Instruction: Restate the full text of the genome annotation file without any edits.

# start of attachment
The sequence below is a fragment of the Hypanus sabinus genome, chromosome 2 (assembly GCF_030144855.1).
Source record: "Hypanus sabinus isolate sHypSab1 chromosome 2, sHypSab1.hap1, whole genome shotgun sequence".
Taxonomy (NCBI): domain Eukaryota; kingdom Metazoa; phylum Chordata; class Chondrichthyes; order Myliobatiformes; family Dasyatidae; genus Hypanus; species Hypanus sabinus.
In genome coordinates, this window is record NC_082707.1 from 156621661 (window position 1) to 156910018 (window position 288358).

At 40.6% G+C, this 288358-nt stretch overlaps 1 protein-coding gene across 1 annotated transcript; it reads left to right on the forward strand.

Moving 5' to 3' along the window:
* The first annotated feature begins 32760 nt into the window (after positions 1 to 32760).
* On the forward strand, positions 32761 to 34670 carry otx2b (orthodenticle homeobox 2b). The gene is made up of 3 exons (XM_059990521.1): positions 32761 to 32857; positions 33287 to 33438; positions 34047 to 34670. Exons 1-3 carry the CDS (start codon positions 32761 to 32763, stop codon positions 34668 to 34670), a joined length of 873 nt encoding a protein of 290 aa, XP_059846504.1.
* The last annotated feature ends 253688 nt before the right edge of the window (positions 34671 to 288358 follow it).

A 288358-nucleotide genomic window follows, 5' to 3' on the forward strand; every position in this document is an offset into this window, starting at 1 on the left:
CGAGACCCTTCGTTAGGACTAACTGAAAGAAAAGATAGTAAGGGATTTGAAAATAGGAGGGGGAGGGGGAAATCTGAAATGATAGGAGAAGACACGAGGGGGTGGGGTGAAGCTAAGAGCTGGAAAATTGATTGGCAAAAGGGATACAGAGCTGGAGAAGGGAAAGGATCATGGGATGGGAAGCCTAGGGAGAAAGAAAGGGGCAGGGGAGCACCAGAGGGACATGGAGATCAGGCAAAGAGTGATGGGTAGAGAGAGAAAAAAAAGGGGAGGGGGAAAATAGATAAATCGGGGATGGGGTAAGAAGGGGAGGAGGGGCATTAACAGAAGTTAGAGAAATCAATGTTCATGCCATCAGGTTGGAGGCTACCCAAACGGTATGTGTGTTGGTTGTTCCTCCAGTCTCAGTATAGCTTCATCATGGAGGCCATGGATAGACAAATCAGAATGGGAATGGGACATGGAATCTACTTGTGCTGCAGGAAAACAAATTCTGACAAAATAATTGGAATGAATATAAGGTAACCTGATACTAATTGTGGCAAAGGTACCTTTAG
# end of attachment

The sequence below is a fragment of the Hypanus sabinus genome, chromosome 2 (assembly GCF_030144855.1).
Source record: "Hypanus sabinus isolate sHypSab1 chromosome 2, sHypSab1.hap1, whole genome shotgun sequence".
Taxonomy (NCBI): domain Eukaryota; kingdom Metazoa; phylum Chordata; class Chondrichthyes; order Myliobatiformes; family Dasyatidae; genus Hypanus; species Hypanus sabinus.
In genome coordinates, this window is record NC_082707.1 from 156621661 (window position 1) to 156910018 (window position 288358).

At 40.6% G+C, this 288358-nt stretch overlaps 1 protein-coding gene across 1 annotated transcript; it reads left to right on the forward strand.

Moving 5' to 3' along the window:
* The first annotated feature begins 32760 nt into the window (after positions 1 to 32760).
* On the forward strand, positions 32761 to 34670 carry otx2b (orthodenticle homeobox 2b). The gene is made up of 3 exons (XM_059990521.1): positions 32761 to 32857; positions 33287 to 33438; positions 34047 to 34670. Exons 1-3 carry the CDS (start codon positions 32761 to 32763, stop codon positions 34668 to 34670), a joined length of 873 nt encoding a protein of 290 aa, XP_059846504.1.
* The last annotated feature ends 253688 nt before the right edge of the window (positions 34671 to 288358 follow it).

A 288358-nucleotide genomic window follows, 5' to 3' on the forward strand; every position in this document is an offset into this window, starting at 1 on the left:
CGAGACCCTTCGTTAGGACTAACTGAAAGAAAAGATAGTAAGGGATTTGAAAATAGGAGGGGGAGGGGGAAATCTGAAATGATAGGAGAAGACACGAGGGGGTGGGGTGAAGCTAAGAGCTGGAAAATTGATTGGCAAAAGGGATACAGAGCTGGAGAAGGGAAAGGATCATGGGATGGGAAGCCTAGGGAGAAAGAAAGGGGCAGGGGAGCACCAGAGGGACATGGAGATCAGGCAAAGAGTGATGGGTAGAGAGAGAAAAAAAAGGGGAGGGGGAAAATAGATAAATCGGGGATGGGGTAAGAAGGGGAGGAGGGGCATTAACAGAAGTTAGAGAAATCAATGTTCATGCCATCAGGTTGGAGGCTACCCAAACGGTATGTGTGTTGGTTGTTCCTCCAGTCTCAGTATAGCTTCATCATGGAGGCCATGGATAGACAAATCAGAATGGGAATGGGACATGGAATCTACTTGTGCTGCAGGAAAACAAATTCTGACAAAATAATTGGAATGAATATAAGGTAACCTGATACTAATTGTGGCAAAGGTACCTTTAG